Performing for the Camera at Tate Modern


Masahisa Fukase, From Window, 1974 © Masahisa Fukase Archives. Courtesy of Michael Hoppen Gallery Pinterest


Explore the changing relationship between photography and performance with Performing for the Camera at Tate Modern.

From capturing performances to creating a new kind of stage for performers, this exhibition looks at the interactions between photography and performance across 150 years, from the invention of the camera in the 19th century to the emergence of the selfie.

On display are photographs documenting the performance works by Yves Klein, Eleanor Antin and Yayoi Kusama; collaborative projects between performers and photographers including Nadar and mime artist Charles Deburau or Eikoh Hosoe and choreographer Tatsumi Hijikata; and photographic work by Charles Ray, Erwin Wurm and Boris Mikhailov capturing performances staged exclusively for their cameras.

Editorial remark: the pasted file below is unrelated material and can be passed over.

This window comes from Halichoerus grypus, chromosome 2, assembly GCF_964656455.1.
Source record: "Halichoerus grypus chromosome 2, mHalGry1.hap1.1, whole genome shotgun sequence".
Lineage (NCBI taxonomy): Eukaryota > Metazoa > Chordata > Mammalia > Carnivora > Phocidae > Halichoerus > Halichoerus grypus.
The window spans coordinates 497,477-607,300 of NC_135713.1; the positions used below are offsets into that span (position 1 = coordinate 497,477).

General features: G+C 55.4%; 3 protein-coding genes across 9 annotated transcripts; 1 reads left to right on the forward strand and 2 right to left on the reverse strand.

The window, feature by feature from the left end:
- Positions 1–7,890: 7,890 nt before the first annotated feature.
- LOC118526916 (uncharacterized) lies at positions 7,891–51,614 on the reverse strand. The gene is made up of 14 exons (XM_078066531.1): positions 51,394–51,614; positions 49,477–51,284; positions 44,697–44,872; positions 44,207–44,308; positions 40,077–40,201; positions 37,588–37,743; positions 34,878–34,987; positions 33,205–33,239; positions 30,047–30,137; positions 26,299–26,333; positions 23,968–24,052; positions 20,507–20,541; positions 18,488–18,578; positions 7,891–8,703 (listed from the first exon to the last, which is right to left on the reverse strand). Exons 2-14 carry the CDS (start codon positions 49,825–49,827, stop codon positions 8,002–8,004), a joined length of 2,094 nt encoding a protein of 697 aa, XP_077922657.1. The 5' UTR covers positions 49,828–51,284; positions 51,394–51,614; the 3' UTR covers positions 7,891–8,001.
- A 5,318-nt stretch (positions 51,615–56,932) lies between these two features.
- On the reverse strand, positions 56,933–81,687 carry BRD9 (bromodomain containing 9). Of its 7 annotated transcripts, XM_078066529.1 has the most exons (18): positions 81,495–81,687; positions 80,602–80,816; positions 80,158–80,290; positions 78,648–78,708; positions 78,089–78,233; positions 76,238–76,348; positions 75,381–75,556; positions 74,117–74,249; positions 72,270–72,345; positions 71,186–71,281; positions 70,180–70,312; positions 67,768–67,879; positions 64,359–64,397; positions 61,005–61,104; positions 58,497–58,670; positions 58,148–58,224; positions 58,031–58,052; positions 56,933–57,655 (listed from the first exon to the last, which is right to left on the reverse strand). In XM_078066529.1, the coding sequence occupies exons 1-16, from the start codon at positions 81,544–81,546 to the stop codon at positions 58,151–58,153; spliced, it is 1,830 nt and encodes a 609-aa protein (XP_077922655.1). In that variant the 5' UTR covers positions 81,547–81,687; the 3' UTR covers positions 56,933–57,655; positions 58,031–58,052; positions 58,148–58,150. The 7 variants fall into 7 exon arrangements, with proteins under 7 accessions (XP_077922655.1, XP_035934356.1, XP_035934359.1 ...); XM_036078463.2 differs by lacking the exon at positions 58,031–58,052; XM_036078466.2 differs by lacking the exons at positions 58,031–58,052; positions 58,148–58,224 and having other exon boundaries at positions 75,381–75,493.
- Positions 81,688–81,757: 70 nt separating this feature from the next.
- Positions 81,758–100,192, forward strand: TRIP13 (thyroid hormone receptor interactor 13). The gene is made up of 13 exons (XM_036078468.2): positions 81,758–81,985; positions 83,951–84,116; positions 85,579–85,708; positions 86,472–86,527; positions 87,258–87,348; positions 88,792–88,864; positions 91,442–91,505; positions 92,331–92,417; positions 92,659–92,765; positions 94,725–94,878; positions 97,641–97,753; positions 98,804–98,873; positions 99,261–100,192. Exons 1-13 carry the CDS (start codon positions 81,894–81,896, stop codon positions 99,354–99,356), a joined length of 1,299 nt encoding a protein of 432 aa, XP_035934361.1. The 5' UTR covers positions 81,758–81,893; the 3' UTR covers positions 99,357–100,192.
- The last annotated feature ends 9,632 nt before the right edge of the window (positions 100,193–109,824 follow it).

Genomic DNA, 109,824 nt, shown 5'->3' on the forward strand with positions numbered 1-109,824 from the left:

Through more than 500 images, the exhibition also examines the development of self-portraiture and the improvisation of posing for the camera, as well as the influence of social media.


Venue Details & Map

Tate Modern

+44 (0)20 7887 8888
Public transport:
Tube: Southwark or Blackfriars.

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